Recently I was approached to finance a commercial building in Hamilton, Ontario.
The property was a vacant and former rooming house and the clients wanted to transform it into a retirement home. The clients were a retired nurse and two personal support workers, all of whom had experience working with seniors, however they did not have experience operating a retirement home.
In this situation it’s important to know:
- Is there a business plan outlining how the business will be run?
- Will these clients be operating the business or hiring others’ to manage it for them?
- How did the previous operations affect the current status of the building?
- Is there a current appraisal to support the asking price?
- Are there any current issues with the property? Does it need renovating? Does it have any environmental issues?
- Was there an alternate plan to operating a retirement home? An exit strategy?
The business plan was the most important document to start with in this case. Because the clients did not have experience it was important to know how they were planning to transform the previous rooming house (19 rooms only) into a retirement home and why they wanted to do this in the first place. Not only would it guide them through their plans, but when the going gets tough, they could use this to refer back to.
Furthermore, the business and financing plan would allow them to operate on the numbers and not emotions. As investors, especially in the commercial space, it’s important to understand the numbers on the property. How much is it going to cost for this specific property? Will it cash flow? Does it support the goals of the investor? Does it make sense to do it at all? Can it be financed?
Always be prepared to walk away if the numbers don’t make sense and make sure the property fits with your business model – don’t force it!
When it comes to commercial financing, the lender is first looking at the property and then you the borrower. There is a huge misconception that in commercial financing, lenders are only looking at the property – this is a myth!
In this instance, the broker had already done the rounds with the banks and had been turned down because they either did not like the property or they did not believe the borrowers could manage the property and run it as a retirement home.
Commercial financing also takes much longer (anywhere from 3 months to a year) to complete, due to all the due diligence that is required. The clients and their realtor as well did not understand this and thought that they could have this closed in a month. While this is true on the residential side, it is rarely true on the commercial side.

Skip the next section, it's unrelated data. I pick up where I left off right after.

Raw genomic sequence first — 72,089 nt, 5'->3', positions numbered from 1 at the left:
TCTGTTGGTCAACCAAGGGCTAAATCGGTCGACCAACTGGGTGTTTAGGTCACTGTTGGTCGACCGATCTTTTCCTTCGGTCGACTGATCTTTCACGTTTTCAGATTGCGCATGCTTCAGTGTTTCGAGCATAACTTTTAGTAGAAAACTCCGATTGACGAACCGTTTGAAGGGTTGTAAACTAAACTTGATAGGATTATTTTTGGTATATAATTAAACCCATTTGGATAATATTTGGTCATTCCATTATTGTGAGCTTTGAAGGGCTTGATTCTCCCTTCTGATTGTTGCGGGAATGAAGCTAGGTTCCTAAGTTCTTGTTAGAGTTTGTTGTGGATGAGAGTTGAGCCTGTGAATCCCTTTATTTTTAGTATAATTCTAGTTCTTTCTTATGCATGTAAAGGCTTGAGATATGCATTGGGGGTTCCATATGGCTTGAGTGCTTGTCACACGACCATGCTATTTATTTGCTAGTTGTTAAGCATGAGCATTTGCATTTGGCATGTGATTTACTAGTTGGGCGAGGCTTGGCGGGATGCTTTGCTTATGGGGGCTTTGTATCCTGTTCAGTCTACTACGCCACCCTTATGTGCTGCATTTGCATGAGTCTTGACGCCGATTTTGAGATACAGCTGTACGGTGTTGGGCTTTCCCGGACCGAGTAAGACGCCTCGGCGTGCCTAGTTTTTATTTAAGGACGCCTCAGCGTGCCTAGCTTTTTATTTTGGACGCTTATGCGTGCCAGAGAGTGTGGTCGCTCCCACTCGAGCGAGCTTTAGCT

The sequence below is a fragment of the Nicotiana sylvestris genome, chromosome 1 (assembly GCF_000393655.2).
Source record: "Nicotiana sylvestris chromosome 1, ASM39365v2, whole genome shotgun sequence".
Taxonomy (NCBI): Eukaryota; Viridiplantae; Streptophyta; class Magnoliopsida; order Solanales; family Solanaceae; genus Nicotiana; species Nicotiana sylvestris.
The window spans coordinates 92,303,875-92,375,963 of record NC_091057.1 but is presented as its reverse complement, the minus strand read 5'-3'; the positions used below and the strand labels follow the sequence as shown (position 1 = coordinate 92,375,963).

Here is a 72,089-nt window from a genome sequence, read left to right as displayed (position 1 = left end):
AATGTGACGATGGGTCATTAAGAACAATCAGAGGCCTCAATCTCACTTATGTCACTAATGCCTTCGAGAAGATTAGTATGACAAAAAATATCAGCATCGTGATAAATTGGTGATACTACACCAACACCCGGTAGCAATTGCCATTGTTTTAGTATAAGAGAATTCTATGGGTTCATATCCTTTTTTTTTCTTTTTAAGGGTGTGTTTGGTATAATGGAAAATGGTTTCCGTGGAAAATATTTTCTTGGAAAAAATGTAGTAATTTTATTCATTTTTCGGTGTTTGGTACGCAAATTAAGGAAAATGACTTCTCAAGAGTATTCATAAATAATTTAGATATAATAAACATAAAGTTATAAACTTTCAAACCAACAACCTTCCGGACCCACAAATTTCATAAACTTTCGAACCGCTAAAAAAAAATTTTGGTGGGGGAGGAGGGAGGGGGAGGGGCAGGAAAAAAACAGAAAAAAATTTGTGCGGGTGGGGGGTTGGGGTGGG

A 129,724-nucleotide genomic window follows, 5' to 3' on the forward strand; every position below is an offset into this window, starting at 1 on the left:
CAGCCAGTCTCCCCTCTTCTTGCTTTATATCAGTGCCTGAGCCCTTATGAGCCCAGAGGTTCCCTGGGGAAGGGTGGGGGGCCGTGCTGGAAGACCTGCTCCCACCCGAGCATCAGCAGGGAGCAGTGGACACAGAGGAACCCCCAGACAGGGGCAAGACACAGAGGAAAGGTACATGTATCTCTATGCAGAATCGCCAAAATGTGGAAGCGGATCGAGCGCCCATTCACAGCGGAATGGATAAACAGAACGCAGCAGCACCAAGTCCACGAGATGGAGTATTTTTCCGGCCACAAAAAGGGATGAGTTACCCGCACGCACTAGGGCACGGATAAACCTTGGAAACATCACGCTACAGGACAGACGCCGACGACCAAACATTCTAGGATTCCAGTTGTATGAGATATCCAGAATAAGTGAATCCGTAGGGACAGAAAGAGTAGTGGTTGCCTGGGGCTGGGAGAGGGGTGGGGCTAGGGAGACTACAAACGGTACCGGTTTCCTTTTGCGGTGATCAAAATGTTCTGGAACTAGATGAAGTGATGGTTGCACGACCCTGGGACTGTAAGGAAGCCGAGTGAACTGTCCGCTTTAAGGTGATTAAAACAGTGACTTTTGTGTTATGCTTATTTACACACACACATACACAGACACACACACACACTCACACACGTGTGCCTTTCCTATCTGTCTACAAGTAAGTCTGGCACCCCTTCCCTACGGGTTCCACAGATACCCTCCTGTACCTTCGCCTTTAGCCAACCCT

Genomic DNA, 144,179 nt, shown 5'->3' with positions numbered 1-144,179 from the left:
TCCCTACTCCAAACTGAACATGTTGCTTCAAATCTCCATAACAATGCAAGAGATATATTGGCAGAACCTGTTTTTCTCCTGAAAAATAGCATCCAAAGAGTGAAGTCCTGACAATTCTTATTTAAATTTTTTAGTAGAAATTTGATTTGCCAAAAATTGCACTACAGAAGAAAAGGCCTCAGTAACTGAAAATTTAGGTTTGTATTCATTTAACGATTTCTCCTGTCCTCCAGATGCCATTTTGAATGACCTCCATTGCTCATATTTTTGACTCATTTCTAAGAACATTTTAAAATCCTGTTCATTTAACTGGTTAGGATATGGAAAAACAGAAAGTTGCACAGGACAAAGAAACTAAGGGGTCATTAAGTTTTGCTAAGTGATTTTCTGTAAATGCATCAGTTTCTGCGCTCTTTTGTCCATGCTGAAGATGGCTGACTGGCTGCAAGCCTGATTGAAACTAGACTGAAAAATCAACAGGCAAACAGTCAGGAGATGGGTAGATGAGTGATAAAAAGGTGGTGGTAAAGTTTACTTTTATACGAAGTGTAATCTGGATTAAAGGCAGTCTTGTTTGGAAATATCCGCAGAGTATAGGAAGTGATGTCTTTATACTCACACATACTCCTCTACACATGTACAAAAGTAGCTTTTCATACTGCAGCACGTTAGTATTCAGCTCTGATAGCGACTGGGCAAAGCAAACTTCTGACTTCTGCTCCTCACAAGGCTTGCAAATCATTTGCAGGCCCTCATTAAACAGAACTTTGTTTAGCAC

Unfortunately when I got all the paperwork, the debt ratios were way out of whack – I’m talking triple digits! All three borrowers did not have good financial standing and therefore could not handle the payments if the property were to not support itself down the line. The strength of the deal though lied in the property itself and in order to get this financed, I turned to a private lender, who would overlook the debt ratios on the file, however even the private felt it was too risky with the plans for the property.
They also lacked the required down payment. With a residential investment they could get away with 20% down, however on the commercial side and depending on the deal, they would be required to put down a much higher down payment in the neighborhood of 30-35% and sometimes higher. Also location played a huge role as to marketability! Furthermore, because this was a previous rooming house, it required further due diligence.
Due to the lack of down payment and to give strength to the deal, the lender required the borrowers to put up their personal properties as collateral on the deal. This worked great because all the borrowers had equity in their properties. The banks would not consider this option, as they are not as flexible when it comes to financing.
So how did it fall apart?
The clients business and financing plan did not suit the property – they were trying to force this property to fit because it was in their budget. However, at only 19 rooms the cash flow projections and the renovations needed to transform the property would not support the monthly payment on the private loan.
Second, they would not agree to certain terms that the private lender was requesting, such as the collateral on their personal homes.
Third, they did not realize with their lack of experience, no lender will finance them or their business idea, no matter how well-thought it is.
Fourth, not only did they lack the required downpayment, but they also lacked sufficient liquid capital if the building were to not support itself. The lack of liquid capital meant that they could not budget for unavoidable expenses, such as repairs to HVAC systems or elevators to name a few!
Fifth and final, they now know that it will take much more than a dream to make their plans a reality so they are forced to go back to square one to rework their business plan and source a property to match their business plan and not the other way around.
Before going down the commercial route, make sure you have your ducks in a row financially and let your business plan lead your commercial acquisition and not the other way around.